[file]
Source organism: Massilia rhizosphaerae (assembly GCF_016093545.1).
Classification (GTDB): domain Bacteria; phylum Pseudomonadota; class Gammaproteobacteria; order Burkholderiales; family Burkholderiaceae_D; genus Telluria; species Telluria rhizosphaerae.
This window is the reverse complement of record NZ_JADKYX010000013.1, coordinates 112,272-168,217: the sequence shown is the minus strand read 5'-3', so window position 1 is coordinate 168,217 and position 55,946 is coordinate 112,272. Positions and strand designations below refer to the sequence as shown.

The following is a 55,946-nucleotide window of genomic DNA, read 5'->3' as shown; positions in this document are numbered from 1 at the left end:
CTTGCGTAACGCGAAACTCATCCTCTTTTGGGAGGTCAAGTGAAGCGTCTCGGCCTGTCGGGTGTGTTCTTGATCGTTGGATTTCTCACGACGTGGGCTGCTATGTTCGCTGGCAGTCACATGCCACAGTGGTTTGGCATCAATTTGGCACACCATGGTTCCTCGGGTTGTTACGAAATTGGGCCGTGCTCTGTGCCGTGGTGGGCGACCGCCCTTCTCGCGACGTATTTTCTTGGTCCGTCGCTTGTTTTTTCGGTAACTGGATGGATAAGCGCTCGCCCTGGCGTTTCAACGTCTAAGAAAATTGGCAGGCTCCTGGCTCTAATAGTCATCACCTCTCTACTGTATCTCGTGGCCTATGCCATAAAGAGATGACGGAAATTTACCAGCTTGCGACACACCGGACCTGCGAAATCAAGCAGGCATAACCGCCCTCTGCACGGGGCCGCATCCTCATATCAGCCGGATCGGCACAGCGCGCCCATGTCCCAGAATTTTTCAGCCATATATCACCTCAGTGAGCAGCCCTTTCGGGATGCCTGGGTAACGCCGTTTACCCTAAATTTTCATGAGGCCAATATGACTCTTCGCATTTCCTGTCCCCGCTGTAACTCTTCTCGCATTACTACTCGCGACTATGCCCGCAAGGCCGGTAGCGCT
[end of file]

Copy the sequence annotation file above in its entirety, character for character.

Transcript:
Source organism: Massilia rhizosphaerae (assembly GCF_016093545.1).
Classification (GTDB): domain Bacteria; phylum Pseudomonadota; class Gammaproteobacteria; order Burkholderiales; family Burkholderiaceae_D; genus Telluria; species Telluria rhizosphaerae.
This window is the reverse complement of record NZ_JADKYX010000013.1, coordinates 112,272-168,217: the sequence shown is the minus strand read 5'-3', so window position 1 is coordinate 168,217 and position 55,946 is coordinate 112,272. Positions and strand designations below refer to the sequence as shown.

The following is a 55,946-nucleotide window of genomic DNA, read 5'->3' as shown; positions in this document are numbered from 1 at the left end:
CTTGCGTAACGCGAAACTCATCCTCTTTTGGGAGGTCAAGTGAAGCGTCTCGGCCTGTCGGGTGTGTTCTTGATCGTTGGATTTCTCACGACGTGGGCTGCTATGTTCGCTGGCAGTCACATGCCACAGTGGTTTGGCATCAATTTGGCACACCATGGTTCCTCGGGTTGTTACGAAATTGGGCCGTGCTCTGTGCCGTGGTGGGCGACCGCCCTTCTCGCGACGTATTTTCTTGGTCCGTCGCTTGTTTTTTCGGTAACTGGATGGATAAGCGCTCGCCCTGGCGTTTCAACGTCTAAGAAAATTGGCAGGCTCCTGGCTCTAATAGTCATCACCTCTCTACTGTATCTCGTGGCCTATGCCATAAAGAGATGACGGAAATTTACCAGCTTGCGACACACCGGACCTGCGAAATCAAGCAGGCATAACCGCCCTCTGCACGGGGCCGCATCCTCATATCAGCCGGATCGGCACAGCGCGCCCATGTCCCAGAATTTTTCAGCCATATATCACCTCAGTGAGCAGCCCTTTCGGGATGCCTGGGTAACGCCGTTTACCCTAAATTTTCATGAGGCCAATATGACTCTTCGCATTTCCTGTCCCCGCTGTAACTCTTCTCGCATTACTACTCGCGACTATGCCCGCAAGGCCGGTAGCGCT